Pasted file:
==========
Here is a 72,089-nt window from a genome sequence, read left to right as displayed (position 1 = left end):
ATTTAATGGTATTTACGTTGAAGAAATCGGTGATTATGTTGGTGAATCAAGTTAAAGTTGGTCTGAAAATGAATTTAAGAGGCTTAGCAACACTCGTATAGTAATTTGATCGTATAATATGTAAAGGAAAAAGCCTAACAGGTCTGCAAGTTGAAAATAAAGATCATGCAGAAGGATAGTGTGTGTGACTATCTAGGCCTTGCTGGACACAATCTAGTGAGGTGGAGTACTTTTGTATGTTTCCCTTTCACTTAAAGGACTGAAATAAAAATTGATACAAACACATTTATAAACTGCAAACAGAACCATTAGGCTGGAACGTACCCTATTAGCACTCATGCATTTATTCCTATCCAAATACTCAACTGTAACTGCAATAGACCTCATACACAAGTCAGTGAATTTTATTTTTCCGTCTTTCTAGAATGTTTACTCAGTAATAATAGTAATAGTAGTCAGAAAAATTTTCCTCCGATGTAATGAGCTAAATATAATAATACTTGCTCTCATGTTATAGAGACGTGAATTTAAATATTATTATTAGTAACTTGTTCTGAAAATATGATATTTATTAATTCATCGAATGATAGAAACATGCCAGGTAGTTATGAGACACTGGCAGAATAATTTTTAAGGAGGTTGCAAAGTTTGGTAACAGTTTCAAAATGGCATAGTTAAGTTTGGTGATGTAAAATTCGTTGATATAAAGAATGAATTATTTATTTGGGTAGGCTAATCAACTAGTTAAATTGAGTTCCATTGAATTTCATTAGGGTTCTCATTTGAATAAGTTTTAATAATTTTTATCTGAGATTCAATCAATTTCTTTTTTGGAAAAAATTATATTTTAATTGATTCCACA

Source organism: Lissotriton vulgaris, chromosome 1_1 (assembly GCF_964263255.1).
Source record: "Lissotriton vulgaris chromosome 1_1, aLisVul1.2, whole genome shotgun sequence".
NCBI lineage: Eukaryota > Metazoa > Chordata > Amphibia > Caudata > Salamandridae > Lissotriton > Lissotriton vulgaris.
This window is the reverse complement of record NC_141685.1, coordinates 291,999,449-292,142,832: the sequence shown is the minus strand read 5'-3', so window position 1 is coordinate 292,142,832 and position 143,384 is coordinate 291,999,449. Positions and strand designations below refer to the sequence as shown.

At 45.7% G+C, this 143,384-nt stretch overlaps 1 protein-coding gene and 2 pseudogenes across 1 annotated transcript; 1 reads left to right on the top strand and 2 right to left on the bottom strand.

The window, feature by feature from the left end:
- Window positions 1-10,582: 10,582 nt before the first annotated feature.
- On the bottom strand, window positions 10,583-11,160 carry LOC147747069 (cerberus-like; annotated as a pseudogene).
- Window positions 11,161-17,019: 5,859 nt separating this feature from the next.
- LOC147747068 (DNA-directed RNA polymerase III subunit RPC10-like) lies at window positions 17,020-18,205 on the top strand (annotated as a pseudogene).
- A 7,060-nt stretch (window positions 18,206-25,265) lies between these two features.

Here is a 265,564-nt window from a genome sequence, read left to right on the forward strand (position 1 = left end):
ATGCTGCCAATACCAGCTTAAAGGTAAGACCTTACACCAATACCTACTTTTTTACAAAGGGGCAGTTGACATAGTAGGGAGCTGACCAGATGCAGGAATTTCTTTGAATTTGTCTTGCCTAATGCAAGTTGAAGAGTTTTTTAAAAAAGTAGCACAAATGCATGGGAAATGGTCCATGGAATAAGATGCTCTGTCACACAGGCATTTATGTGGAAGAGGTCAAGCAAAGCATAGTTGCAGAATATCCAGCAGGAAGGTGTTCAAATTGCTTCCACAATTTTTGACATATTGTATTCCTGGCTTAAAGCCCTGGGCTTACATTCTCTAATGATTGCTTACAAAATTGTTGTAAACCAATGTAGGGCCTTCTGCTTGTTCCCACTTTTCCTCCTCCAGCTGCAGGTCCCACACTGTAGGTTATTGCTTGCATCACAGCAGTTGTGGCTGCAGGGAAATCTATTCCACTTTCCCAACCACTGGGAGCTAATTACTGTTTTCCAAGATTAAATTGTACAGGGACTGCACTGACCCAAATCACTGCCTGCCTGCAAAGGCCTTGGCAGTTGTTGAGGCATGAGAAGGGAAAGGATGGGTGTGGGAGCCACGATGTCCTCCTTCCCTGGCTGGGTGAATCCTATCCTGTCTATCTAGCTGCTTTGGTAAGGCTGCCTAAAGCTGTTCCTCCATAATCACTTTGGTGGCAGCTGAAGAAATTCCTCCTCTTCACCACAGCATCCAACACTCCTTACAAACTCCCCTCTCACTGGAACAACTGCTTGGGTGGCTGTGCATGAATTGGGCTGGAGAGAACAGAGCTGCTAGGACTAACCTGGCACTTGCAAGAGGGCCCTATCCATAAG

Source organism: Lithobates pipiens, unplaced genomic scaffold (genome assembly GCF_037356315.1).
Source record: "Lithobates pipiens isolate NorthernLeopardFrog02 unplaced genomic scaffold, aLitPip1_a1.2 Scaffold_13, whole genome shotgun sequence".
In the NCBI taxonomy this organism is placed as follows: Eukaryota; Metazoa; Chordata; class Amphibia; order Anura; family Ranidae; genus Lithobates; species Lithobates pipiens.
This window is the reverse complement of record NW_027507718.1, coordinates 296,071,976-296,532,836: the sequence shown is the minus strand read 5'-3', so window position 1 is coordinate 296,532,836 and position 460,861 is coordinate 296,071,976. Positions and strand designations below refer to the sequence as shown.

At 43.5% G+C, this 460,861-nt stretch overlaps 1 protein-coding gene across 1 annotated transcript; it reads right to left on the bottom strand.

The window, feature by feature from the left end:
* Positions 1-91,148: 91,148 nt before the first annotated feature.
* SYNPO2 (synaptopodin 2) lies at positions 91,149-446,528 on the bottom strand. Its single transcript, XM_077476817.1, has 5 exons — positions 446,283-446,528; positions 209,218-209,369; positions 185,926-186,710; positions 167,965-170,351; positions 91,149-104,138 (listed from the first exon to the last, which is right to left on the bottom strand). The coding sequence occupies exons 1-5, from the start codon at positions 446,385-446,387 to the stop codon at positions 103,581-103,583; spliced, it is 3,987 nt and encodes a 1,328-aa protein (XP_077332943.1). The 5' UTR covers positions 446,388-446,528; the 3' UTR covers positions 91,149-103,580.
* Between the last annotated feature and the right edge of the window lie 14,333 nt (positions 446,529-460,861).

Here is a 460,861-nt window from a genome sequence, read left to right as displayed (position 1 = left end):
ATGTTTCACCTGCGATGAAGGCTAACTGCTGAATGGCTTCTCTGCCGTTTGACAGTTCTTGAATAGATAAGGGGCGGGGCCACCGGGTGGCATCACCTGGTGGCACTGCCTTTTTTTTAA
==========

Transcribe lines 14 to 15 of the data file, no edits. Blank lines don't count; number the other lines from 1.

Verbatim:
Here is a 265,564-nt window from a genome sequence, read left to right on the forward strand (position 1 = left end):
ATGCTGCCAATACCAGCTTAAAGGTAAGACCTTACACCAATACCTACTTTTTTACAAAGGGGCAGTTGACATAGTAGGGAGCTGACCAGATGCAGGAATTTCTTTGAATTTGTCTTGCCTAATGCAAGTTGAAGAGTTTTTTAAAAAAGTAGCACAAATGCATGGGAAATGGTCCATGGAATAAGATGCTCTGTCACACAGGCATTTATGTGGAAGAGGTCAAGCAAAGCATAGTTGCAGAATATCCAGCAGGAAGGTGTTCAAATTGCTTCCACAATTTTTGACATATTGTATTCCTGGCTTAAAGCCCTGGGCTTACATTCTCTAATGATTGCTTACAAAATTGTTGTAAACCAATGTAGGGCCTTCTGCTTGTTCCCACTTTTCCTCCTCCAGCTGCAGGTCCCACACTGTAGGTTATTGCTTGCATCACAGCAGTTGTGGCTGCAGGGAAATCTATTCCACTTTCCCAACCACTGGGAGCTAATTACTGTTTTCCAAGATTAAATTGTACAGGGACTGCACTGACCCAAATCACTGCCTGCCTGCAAAGGCCTTGGCAGTTGTTGAGGCATGAGAAGGGAAAGGATGGGTGTGGGAGCCACGATGTCCTCCTTCCCTGGCTGGGTGAATCCTATCCTGTCTATCTAGCTGCTTTGGTAAGGCTGCCTAAAGCTGTTCCTCCATAATCACTTTGGTGGCAGCTGAAGAAATTCCTCCTCTTCACCACAGCATCCAACACTCCTTACAAACTCCCCTCTCACTGGAACAACTGCTTGGGTGGCTGTGCATGAATTGGGCTGGAGAGAACAGAGCTGCTAGGACTAACCTGGCACTTGCAAGAGGGCCCTATCCATAAG